It took us a second to realize the significance of the tweak in the third paragraph of this afternoon’s Federal Open Market Committee October meeting statement – we are slow readers – and the market seems to have needed a few minutes to latch on as well:
“In determining whether it will be appropriate to raise the target range at its next meeting , the Committee will assess progress – both realized and expected – toward its objectives of maximum employment and 2 percent inflation.”
That is the money sentence.
*** We believe this October statement points to an FOMC majority, which includes Chair Janet Yellen, that is sticking to its stance the US economy is essentially “there” in warranting the start to a very gradual normalization of the policy rate. Prohibitive risks are being monitored but are not precluding a rate move, and while an FOMC first rate hike “at its next meeting” is not a foregone conclusion, we think the October statement indicates the burden of proof has sharply swung back against those Committee members arguing against a December rate move. ***
Other Key Statement Tweaks
As we had anticipated (SGH 10/26/15, “Fed: Halloween Reset”), the Committee also downgraded the September statement sentence that had highlighted the risks in the international outlook and replaced it with a more neutral “monitoring” of the risks: “The Committee continues to see the risks to the outlook for economic activity and the labor market as nearly balanced but is monitoring global economic and financial developments.”
That more upbeat tone was also threaded through the descriptive first paragraph on the current state of the economy: the Committee noted that economic activity continued to be “moderate,” upgraded the pace of household spending and business fixed investment to “solid,” and noted that housing was improving “further.” And while it is true they acknowledged the pace of job growth had “slowed,” they offset that with a key “nonetheless” before noting that labor market indicators continued to show the under-utilization of labor resources “has diminished since early this year.” This is not quite the “cumulative gains” we had thought could make its way into the statement, but it is close enough.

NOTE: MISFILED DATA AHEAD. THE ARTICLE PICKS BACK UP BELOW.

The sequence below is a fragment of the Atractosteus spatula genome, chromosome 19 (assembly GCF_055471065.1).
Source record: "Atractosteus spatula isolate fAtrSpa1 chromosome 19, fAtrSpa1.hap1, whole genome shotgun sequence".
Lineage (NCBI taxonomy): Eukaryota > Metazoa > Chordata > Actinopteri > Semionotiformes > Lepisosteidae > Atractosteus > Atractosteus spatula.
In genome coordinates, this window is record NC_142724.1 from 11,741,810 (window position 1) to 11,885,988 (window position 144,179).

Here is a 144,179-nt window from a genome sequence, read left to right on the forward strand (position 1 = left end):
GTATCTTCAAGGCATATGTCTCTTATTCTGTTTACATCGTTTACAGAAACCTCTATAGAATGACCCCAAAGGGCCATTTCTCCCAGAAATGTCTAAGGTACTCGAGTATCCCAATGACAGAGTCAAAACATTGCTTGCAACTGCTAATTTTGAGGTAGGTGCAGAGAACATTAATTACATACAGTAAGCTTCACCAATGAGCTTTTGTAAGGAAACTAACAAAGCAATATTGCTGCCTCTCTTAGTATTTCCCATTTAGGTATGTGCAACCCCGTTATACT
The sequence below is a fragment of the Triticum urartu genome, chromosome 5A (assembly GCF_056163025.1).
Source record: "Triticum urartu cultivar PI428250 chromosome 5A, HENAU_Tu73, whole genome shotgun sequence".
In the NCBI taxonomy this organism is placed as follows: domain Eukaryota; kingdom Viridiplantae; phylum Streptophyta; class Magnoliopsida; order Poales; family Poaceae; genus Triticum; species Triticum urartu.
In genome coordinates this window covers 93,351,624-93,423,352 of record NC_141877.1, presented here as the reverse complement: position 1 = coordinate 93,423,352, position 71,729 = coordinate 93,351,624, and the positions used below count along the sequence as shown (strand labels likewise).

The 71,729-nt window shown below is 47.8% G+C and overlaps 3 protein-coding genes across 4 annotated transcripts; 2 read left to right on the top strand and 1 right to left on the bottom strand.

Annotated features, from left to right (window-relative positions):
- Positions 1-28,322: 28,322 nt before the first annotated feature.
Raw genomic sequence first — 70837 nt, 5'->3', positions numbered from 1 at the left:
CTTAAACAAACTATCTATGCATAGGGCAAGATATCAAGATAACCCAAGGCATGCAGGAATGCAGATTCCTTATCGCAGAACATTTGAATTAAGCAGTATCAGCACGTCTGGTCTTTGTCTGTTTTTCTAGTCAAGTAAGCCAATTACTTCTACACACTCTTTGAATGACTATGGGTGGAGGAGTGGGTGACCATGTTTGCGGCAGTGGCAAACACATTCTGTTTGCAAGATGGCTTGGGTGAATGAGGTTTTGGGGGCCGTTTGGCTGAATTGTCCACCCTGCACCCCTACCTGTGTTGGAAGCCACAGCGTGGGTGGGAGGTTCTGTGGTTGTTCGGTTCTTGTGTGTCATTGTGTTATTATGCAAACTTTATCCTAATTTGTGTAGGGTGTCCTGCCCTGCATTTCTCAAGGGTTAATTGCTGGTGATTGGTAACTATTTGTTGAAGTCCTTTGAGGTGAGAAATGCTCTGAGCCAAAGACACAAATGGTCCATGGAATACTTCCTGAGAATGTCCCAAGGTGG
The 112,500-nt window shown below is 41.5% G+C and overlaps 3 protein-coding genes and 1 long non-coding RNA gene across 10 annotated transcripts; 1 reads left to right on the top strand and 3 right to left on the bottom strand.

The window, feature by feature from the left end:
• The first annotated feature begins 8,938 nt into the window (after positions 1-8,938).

This should, in turn, color the way the market reads the data from here, on three fronts: one, the Committee will not need to see strongly higher net job creation in the two upcoming Nonfarm Payroll prints – 100,000 is the new 200,000 – two, they do not need to see (but would certainly welcome) firmer signs of either rising wage growth, or, finally, for higher core inflation. It is not a rebound in stronger jobs numbers they need to see, but rather the absence of either a rapidly slowing US jobs growth or a hard landing in growth abroad.
Fed Messaging from Here
As we also noted in our most recent report (SGH 10/26/15, “Fed: Halloween Reset”) we expect two themes may dominate the Fed messaging in the coming weeks: First, we think they will better frame their “data dependent” language to clarify their reaction function to the upcoming data by noting the lower hurdle they need to see in the levels of net job growth in the remaining two months that would underscore an economic growth essentially “good enough” for the long sought start to policy normalization. Second, they will stress that a start to policy normalization is not the same as a policy tightening and that policy will remain highly accommodative for a long time to come under its base case path of a very gradual pace of rate hikes.
A December meeting rate hike is not yet a foregone conclusion, say, in the way the May 2004 statement explicitly pointed to a June 2004 rate hike, but the statement today comes about as close as the Committee probably dared amid the uncertainty and above all a hugely skeptical market that will need much more time and clearer Fed messaging on how it is reading the data from here.